Here’s what AID is writing about itself today: “Advocates for Individuals with Disabilities Foundation, a 501c3 nonprofit company was formed in January 2016 to receive contributions/distributions/benefits/services from the operating entity Advocates for Individuals with Disabilities, LLC. These entities often collectively or individually referred to as AID or AID.org by many, operate as Civil Rights Champions with combined goals of improving the lives of individuals with disabilities through charitable gifts, opportunities and the removal of equal access barriers for the over 43 million Americans who live with disabilities caused by one or more conditions.”
And here’s what AIDwrote two weeks ago: “Advocates for Individuals with Disabilities - Foundation, a 501c3 nonprofit company was formed in January 2016 as Civil Rights Champions in order to improve the lives of individuals with disabilities through charitable gifts, opportunities and the removal of equal access barriers for the over 43 million Americans who live with disabilities caused by one or more conditions.”
In our report, we showed that AID didn’t tell the IRS anything about all of the lawsuits it would be filing or how it would be funded through the cases in its official non-profit application.
NOVEMBER 10, 2016
Taxing questions -- Valley attorneys and business owners are raising questions about the non-profit status of a controversial group that’s become the nation’s most prolific filer of disability lawsuits.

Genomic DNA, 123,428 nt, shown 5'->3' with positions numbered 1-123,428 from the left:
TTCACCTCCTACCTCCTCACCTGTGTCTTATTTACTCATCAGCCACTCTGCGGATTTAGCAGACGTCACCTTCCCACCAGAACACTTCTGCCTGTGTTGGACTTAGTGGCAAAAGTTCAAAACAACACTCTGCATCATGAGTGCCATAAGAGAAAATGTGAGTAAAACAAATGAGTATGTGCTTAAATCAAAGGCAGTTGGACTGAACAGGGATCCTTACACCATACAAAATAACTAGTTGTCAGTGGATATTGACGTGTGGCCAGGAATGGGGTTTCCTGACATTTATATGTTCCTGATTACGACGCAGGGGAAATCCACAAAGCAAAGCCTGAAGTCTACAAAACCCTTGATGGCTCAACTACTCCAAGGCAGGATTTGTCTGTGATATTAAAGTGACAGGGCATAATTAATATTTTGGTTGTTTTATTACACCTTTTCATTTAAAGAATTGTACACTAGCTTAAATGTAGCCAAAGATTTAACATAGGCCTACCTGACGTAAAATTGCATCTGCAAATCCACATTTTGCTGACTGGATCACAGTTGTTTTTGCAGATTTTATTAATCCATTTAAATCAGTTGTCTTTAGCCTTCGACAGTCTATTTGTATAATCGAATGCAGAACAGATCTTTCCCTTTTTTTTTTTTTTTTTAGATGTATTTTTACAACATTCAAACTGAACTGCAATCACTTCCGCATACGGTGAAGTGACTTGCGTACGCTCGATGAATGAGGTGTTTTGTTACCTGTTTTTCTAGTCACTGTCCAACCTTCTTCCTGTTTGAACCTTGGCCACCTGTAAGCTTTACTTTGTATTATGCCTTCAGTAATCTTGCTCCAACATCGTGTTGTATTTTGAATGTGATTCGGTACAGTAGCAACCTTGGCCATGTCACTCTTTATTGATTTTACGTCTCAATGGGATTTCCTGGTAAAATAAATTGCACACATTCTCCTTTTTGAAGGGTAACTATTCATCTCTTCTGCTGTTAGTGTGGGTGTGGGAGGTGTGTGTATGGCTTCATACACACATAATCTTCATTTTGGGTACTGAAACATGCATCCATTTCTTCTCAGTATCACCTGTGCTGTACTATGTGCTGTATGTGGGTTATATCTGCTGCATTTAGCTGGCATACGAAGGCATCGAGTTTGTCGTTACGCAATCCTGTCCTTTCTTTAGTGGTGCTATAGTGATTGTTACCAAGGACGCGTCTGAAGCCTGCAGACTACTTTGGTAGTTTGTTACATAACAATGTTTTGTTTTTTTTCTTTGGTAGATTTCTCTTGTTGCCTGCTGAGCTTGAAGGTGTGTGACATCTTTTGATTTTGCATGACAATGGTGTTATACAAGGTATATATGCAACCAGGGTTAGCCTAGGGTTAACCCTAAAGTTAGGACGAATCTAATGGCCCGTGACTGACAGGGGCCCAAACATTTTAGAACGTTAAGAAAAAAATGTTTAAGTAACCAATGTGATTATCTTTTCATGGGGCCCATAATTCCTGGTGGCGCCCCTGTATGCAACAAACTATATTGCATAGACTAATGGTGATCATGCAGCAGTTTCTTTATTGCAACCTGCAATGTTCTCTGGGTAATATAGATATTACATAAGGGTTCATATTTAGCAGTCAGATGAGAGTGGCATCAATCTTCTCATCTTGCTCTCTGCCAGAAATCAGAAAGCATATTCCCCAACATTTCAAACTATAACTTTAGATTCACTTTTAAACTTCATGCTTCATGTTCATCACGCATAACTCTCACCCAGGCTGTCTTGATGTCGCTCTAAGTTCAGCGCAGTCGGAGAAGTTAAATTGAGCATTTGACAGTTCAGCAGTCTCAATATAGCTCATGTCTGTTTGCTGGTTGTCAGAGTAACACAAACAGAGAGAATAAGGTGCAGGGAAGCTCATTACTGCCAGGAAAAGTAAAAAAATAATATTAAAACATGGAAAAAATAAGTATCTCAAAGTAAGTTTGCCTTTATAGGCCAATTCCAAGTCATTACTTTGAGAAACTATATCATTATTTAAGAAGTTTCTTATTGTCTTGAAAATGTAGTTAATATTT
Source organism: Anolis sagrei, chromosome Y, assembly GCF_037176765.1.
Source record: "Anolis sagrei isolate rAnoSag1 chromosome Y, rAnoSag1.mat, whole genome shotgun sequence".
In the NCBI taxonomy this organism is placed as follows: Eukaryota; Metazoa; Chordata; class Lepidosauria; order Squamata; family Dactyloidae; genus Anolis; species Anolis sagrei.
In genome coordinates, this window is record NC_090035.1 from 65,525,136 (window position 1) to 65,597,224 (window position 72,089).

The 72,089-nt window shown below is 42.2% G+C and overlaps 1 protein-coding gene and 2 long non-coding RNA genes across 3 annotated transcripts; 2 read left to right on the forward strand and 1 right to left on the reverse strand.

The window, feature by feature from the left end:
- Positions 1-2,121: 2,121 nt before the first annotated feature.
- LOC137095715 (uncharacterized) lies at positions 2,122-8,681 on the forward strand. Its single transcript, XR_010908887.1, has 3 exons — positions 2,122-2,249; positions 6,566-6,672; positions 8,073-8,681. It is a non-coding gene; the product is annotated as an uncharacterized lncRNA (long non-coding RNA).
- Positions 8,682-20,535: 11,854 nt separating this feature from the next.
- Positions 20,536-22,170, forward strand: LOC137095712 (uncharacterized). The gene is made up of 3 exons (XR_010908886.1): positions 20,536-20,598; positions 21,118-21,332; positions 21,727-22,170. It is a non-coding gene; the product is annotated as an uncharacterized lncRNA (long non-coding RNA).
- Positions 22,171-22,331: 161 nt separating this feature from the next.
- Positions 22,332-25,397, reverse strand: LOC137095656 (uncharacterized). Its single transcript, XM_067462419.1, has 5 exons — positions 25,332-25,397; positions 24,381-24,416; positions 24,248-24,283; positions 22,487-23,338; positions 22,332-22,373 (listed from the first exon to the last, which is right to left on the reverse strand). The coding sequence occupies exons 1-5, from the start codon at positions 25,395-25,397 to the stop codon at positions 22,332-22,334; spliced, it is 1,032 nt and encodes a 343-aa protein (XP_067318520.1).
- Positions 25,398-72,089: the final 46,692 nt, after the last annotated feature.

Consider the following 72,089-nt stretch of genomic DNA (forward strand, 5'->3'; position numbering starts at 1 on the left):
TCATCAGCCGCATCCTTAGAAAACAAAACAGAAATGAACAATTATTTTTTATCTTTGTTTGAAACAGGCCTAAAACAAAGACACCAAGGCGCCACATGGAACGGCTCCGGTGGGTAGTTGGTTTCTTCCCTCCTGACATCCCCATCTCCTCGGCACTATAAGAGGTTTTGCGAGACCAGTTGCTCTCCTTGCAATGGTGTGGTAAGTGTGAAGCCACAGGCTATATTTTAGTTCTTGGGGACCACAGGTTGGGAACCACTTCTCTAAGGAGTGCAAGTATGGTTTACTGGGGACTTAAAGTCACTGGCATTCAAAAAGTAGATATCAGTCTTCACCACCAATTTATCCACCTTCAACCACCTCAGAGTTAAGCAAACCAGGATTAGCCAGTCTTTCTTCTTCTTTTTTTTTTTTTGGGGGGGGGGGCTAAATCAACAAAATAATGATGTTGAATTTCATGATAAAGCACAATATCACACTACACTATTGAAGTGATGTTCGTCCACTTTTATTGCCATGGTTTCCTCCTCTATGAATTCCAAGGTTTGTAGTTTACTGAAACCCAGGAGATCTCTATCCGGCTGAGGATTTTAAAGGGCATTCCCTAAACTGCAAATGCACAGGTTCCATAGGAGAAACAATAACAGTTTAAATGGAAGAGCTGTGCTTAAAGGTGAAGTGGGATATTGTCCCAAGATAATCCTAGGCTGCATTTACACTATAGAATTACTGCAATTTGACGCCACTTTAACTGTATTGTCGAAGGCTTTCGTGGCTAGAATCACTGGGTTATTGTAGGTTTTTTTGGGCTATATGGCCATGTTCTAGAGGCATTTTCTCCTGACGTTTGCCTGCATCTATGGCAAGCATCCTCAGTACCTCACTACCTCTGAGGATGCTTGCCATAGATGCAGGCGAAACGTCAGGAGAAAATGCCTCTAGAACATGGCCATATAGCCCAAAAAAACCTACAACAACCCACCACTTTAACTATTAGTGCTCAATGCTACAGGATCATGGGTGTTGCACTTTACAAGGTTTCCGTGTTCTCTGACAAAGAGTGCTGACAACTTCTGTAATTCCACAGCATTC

Advocates for Individuals with Disabilities (AID) has filed more than 1,700 lawsuits in the Phoenix area since February.
Almost all of the lawsuits are filed over signage issues in parking lots and allege violations under the Americans with Disabilities Act (ADA). In those lawsuits, AID prominently touted its status as an official 501c3 charitable foundation.
But in its application for non-profit tax-exempt status, an ABC15 investigation found that AID didn’t tell the IRS that it would be filing lawsuits or funding itself through litigation.
What’s the status? – There’s a lot of moving parts in the AID / AG case right now.
This week, Maricopa County Superior Court Judge David Talamante held a status conference to set deadlines and get both sides in line for what’s to come.
Here’s a rundown:
- In late October, AID filed a motion for a one-size-fix-all approach to amend more than a 1,000 of their previous lawsuits. That motion asked the court to add new plaintiffs onto AID’s cases in an apparent attempt to fix legal standing issues. Judge Talamante said he was inclined to deny that motion.
- AID also had asked the court to force the Attorney General’s Office to conduct periodic inspections. The judge said that he’s unlikely to allow that and told AID they would need to file a separate lawsuit.
- It’s clear the Attorney General’s Office is going to file for some sort of mass dismissal of AID’s consolidated cases (more than 1,200 of them). When? Well, the judge needs to officially rule on the first two bullet points above. After those rulings, the AG will have 10 days to file their motion to dismiss. No matter what happens, expect appeals.
- It’s also clear the Attorney General’s Office is going to file for sanctions against AID. What are sanctions? Basically, legal discipline handed out by the court. In this week’s hearing, state officials said they plan to file for a variety of sanctions later on in the case based on AID’s conduct. If you’ve been following our coverage, AID’s attorneys (Peter Strojnik and Fabian Zazueta) have been sanctioned before – by the federal court – for “bad-faith” conduct and “bait-and-switch” tactics.
NOVEMBER 2, 2016
New map – Want to see what more than 1,700 lawsuits look like?
We’ve mapped the addresses for every case AID has filed in Maricopa County Superior Court.